I got an R from packbat. For a bit of challenge, I'll constrain myself to songs that are personally meaningful, and I'll do the first 3 before I stop to browse my iPod list.
1. Right Here, Right Now, Jesus Jones. I put this one on my Soup2K mix at elynne's urging: "Right here, right now, there is no other place I'd rather be ... watching the world wake up from history." It reminds us of how singular a time this is, and how lucky we are to be having the experience of growing up in a world that's growing up along with us. For all that there are scary trends in American and world culture/politics/geography right now, I honestly believe I'll close my eyes on a better world than the one I first opened them to.
2. Rise and Fall, Galliano. I remember a conversation with lonita about this one way back when. A line in the bridge caught my eye with a dragon reference: "Squat(?) on the street, running through the squares, piss in the lifts and on the stairs, a dragon chasing." It segues straight from that into "Parking fines, in geometric lines - Blake seen the angels? Blake seen the angels," which got us talking about William Blake and his poetry. A British hip-hop song that shows off a lot of depth while examining who you can trust in the modern age with spiritual truth.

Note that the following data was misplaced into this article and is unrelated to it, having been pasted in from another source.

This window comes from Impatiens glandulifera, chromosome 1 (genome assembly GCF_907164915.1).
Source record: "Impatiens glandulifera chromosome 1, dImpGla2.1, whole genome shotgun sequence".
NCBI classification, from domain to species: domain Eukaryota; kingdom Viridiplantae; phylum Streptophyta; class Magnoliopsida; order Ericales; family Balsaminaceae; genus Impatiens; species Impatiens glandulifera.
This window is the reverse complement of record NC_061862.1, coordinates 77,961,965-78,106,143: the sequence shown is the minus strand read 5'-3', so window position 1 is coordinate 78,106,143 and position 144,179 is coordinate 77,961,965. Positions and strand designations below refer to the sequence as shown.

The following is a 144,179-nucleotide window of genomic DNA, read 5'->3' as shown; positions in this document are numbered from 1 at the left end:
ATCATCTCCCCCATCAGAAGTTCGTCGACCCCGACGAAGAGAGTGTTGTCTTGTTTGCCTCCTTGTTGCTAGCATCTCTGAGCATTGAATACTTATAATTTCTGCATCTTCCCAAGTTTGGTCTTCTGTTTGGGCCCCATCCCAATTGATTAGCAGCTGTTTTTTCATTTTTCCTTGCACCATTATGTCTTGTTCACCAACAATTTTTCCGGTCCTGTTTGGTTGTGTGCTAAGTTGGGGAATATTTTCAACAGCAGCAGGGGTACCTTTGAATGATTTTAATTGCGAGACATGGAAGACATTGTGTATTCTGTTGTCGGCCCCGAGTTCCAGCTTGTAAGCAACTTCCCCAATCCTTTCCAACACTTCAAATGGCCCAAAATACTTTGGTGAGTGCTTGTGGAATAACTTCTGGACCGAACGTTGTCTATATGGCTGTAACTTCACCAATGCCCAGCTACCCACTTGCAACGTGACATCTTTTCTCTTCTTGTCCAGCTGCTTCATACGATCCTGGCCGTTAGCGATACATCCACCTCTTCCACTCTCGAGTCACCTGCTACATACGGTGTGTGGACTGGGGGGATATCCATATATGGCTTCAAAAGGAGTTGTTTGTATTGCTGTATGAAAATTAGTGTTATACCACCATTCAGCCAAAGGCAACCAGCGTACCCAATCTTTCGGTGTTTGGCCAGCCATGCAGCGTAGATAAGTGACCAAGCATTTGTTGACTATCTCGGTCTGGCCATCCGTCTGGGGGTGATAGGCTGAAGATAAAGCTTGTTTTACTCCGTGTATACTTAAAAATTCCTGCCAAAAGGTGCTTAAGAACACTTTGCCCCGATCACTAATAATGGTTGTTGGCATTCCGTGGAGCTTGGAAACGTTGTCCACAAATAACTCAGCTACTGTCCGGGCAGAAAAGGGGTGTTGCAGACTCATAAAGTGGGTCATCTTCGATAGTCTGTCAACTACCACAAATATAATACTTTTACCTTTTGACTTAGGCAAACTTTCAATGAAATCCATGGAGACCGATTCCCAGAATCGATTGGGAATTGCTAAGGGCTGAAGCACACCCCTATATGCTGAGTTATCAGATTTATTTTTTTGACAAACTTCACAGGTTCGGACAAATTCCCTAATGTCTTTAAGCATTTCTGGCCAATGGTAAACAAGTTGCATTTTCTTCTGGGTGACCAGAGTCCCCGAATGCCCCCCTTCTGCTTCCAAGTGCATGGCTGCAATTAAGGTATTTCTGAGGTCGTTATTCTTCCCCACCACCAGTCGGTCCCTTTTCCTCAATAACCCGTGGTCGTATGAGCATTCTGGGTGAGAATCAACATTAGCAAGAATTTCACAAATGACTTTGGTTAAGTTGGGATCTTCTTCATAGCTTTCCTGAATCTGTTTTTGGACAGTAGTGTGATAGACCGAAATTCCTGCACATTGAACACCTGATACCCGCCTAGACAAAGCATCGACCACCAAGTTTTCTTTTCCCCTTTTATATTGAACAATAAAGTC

3. Revolution Earth, B-52s. This has long been one of my dreamflow songs. It's still almost impossible for me to listen to it without closing my eyes and singing along, losing myself (and her) in a soaring hymn about flight.
Whew, that was harder than it looked. Two more, looking at my song list:
4. Rocked by Rape, Evolution Control Committee. First ran across this in Stay Free's "Illegal Art" exhibit of songs made illegal by copyright law. (You can still download it, and 20 other songs, at the link.) It borrows from AC/DC's "Back in Black" and Dan Rather voice snippets to build an incisive, hilarious parody of the doom and destruction on TV newscasts. I appreciated it all the more for working at a newspaper. "Explosive gunman killed a tourist! ... Spoiled, unsanitary hard-hitting losers! ... Criminal anti-government love triangle! ... Desperate tragedy! Isn't he dead?"
5. Reptiles and Samurai, Oingo Boingo. Their performance of this at their 1995 Farewell concert is one of the most brilliant, if incorrigibly quirky, dragon songs ever, talking about a man with a fantasy world that spills out from his head into his life. Interspersed with observations such as: "Reptiles have pretty scales. They run real fast, they like to bite. Some have tails. ... Samurai like their water hot. Very brave, eat raw fish. They fight a lot."